Asking for Help is Normal. And Necessary.

Photo: Nicole Pasia

It can be uncomfortable, and sometimes scary, when you find you need help but don’t know where to go or who to talk to. UW is a big place with many services available for students, and it makes sense to get familiar with them. If you are aware that a service exists, you’ll be more likely to use it when you need it.

Types of Help Available

  • Health & Wellness – Overall student care, alcohol and other drug consultation, sexual assault and relationship violence (including stalking and sexual harassment), suicide intervention
  • Mental Health – Self-help resources, skills workshops, short-term counseling, referrals for specialized or long-term counseling
  • Academic Advice (and more) – Your general academic or departmental adviser is a good place to start if you’re not sure where to go
  • Academic Support – CLUE Study Center, drop-in tutoring, writing center, exam reviews, individual success coaching. And of course, faculty and teaching assistants are great resources for academic help as well as advice on research opportunities and careers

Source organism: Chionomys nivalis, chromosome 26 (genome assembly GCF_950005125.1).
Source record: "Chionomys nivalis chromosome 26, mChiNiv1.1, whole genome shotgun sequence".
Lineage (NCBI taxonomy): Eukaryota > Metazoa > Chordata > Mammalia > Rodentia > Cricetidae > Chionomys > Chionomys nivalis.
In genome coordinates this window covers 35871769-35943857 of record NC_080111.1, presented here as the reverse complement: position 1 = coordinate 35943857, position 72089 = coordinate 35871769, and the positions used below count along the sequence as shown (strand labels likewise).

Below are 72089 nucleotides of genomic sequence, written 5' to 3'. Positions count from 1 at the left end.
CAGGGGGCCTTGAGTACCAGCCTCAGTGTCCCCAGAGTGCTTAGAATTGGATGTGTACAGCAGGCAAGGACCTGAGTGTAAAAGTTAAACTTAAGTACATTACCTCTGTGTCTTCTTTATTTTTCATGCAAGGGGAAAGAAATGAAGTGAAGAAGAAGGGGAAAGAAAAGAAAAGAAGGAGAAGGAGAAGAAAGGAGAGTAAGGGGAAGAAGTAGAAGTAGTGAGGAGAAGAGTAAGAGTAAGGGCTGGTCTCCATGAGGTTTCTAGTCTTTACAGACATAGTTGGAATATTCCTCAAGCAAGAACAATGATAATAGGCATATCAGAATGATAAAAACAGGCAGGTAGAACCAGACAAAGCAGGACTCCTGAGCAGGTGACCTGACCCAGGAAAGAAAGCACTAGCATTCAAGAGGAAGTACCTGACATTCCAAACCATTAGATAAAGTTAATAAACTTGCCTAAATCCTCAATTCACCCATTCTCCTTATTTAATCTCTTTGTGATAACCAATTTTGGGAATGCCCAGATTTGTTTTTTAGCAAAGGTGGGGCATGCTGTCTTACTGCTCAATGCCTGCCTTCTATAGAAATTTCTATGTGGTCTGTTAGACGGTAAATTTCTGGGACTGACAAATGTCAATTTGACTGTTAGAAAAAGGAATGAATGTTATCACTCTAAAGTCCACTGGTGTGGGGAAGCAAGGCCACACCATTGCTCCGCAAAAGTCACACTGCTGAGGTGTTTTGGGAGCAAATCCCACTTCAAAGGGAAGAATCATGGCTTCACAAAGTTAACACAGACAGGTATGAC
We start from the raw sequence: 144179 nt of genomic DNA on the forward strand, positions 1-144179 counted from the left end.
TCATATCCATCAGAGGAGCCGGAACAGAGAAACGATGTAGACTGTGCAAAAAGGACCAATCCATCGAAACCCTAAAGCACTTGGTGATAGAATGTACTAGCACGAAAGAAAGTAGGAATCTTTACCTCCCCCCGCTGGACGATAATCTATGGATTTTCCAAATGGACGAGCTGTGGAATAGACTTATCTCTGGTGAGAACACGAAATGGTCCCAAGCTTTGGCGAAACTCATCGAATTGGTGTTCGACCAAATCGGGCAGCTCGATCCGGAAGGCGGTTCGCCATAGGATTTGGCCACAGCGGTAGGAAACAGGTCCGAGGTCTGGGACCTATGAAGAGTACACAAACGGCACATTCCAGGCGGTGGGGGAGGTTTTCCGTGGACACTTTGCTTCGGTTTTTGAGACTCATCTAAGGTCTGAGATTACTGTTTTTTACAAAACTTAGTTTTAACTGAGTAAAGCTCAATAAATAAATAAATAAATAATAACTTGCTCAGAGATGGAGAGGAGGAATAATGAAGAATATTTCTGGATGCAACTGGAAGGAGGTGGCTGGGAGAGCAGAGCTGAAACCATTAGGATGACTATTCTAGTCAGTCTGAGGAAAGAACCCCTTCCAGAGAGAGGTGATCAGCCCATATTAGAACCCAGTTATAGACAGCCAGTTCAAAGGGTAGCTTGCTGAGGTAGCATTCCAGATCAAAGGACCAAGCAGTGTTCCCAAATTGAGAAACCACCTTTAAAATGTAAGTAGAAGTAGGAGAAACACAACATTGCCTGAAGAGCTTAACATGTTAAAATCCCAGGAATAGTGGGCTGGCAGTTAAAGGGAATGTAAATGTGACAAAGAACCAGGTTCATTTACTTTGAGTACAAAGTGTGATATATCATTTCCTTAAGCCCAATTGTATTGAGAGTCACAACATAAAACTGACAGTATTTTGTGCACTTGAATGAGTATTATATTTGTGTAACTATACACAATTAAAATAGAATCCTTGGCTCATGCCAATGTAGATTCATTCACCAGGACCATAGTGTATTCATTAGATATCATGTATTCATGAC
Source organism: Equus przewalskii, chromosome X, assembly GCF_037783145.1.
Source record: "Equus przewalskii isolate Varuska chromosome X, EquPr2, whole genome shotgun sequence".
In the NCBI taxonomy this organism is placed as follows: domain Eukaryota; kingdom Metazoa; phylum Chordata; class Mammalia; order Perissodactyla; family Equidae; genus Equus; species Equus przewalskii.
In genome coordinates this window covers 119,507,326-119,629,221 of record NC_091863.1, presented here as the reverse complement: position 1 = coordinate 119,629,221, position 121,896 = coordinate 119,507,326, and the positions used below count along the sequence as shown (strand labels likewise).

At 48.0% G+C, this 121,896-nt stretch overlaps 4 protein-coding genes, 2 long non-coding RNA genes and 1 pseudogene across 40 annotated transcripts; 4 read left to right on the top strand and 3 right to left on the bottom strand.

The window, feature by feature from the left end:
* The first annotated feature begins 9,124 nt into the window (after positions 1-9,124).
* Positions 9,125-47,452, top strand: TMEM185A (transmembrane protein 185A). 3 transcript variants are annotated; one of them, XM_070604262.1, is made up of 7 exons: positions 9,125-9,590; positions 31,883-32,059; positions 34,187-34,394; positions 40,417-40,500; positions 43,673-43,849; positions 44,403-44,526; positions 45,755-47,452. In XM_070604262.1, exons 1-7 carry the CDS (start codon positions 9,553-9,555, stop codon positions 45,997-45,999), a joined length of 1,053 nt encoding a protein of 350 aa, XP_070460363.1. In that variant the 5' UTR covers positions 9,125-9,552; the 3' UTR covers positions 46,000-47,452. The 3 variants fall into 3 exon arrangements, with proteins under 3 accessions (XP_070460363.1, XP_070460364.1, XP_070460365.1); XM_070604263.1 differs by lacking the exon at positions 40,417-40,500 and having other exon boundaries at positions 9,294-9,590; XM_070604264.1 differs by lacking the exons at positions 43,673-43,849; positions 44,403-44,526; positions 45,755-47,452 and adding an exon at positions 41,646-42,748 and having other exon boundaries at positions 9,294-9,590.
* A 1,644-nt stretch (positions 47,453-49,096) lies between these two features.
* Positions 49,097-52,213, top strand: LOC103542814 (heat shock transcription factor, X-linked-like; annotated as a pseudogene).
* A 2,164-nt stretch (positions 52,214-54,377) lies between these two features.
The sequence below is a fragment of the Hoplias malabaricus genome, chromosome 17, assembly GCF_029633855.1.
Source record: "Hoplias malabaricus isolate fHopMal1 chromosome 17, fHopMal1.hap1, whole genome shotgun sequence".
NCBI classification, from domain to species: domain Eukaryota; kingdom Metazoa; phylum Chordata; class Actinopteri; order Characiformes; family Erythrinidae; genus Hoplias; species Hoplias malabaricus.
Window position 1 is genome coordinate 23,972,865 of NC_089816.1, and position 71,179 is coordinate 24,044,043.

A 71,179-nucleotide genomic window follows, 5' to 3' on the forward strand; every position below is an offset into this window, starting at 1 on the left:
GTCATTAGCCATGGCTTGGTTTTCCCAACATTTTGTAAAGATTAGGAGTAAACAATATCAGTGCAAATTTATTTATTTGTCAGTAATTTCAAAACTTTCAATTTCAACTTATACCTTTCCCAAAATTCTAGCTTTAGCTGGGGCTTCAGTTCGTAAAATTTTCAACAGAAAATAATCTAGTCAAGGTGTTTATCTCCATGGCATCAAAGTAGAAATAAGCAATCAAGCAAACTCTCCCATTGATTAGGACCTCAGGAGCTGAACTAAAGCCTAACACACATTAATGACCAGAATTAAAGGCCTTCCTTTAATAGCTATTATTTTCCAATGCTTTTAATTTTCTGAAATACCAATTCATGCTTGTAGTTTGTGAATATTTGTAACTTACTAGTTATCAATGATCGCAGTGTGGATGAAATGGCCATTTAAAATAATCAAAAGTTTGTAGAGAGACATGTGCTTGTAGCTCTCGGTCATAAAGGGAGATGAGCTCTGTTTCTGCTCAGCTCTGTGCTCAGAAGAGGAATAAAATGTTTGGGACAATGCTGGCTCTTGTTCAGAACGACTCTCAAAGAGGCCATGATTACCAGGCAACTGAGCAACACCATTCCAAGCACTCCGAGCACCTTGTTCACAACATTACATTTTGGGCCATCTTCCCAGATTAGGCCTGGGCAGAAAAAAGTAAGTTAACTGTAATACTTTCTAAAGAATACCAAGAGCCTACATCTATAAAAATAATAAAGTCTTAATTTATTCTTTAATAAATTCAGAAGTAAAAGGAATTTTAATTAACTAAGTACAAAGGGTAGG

• Writing & Research Help – Writing and research consultants, writing resources, research guides by subject, plus “Ask Us!” librarian services available 24/7
  • Emergency Financial Help – On- and off-campus resources to help through hard times
  • Career Advice and Help Getting a Job or Internship – Handshake job and internship board, career coaching, workshops and resources on résumés, interviews, searching for a job or internship

How to Ask

There are lots of people who are here to help. Your questions are not bothering them! Some tips:

  • Set aside your fear, embarrassment, or shame. You may have never spoken directly to your adviser, or you procrastinated on your writing assignment, or you waited until you’re in crisis mode to seek help. None of this matters. You deserve help when you need it.
  • Be intentional in asking for what you need. If you are not sure what you need, state your problem as clearly as you can. (“I am studying but am still doing poorly in this class.”)
  • Make your requests using multiple channels. In some cases, it may be wise to both call and email in order to get the help you need.

A little preparation goes a long way – Keep web pages bookmarked or phone numbers saved.You never know when you might need to help yourself or a friend!

About the Husky Experience Toolkit

The Husky Experience Toolkit is designed to help you make the most of your time at UW, wherever you are in your university career. The articles address four interconnected dimensions of the Husky Experience: Know Yourself, Know the World, Make Your Way, and Weave it Together.